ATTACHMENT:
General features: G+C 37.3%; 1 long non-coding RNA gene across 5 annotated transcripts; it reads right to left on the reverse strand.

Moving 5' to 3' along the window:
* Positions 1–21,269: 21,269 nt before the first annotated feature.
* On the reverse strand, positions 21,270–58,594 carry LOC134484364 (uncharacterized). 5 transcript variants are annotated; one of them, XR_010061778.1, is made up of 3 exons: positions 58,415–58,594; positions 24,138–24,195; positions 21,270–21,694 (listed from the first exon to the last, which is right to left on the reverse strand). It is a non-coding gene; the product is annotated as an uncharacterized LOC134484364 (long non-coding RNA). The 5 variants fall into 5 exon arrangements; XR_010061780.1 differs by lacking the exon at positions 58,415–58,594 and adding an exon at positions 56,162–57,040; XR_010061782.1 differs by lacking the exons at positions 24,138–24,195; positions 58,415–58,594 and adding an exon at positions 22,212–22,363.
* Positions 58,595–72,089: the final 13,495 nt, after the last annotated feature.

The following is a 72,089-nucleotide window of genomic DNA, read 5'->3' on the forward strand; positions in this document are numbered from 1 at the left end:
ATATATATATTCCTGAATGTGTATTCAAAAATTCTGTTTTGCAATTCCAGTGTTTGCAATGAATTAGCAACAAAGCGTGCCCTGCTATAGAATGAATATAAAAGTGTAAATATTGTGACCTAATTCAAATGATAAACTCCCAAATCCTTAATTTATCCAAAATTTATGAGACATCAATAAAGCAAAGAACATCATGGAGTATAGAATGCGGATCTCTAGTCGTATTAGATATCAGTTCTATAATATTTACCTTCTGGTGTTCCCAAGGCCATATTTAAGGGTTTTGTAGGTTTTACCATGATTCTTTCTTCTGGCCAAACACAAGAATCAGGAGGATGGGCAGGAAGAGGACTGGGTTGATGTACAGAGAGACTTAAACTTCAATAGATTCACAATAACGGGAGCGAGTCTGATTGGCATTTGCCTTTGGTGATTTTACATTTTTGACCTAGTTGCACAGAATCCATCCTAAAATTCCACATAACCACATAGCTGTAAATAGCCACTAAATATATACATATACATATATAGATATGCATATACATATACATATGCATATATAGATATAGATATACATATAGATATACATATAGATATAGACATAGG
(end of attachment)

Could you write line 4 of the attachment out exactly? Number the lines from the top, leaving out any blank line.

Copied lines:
* On the reverse strand, positions 21,270–58,594 carry LOC134484364 (uncharacterized). 5 transcript variants are annotated; one of them, XR_010061778.1, is made up of 3 exons: positions 58,415–58,594; positions 24,138–24,195; positions 21,270–21,694 (listed from the first exon to the last, which is right to left on the reverse strand). It is a non-coding gene; the product is annotated as an uncharacterized LOC134484364 (long non-coding RNA). The 5 variants fall into 5 exon arrangements; XR_010061780.1 differs by lacking the exon at positions 58,415–58,594 and adding an exon at positions 56,162–57,040; XR_010061782.1 differs by lacking the exons at positions 24,138–24,195; positions 58,415–58,594 and adding an exon at positions 22,212–22,363.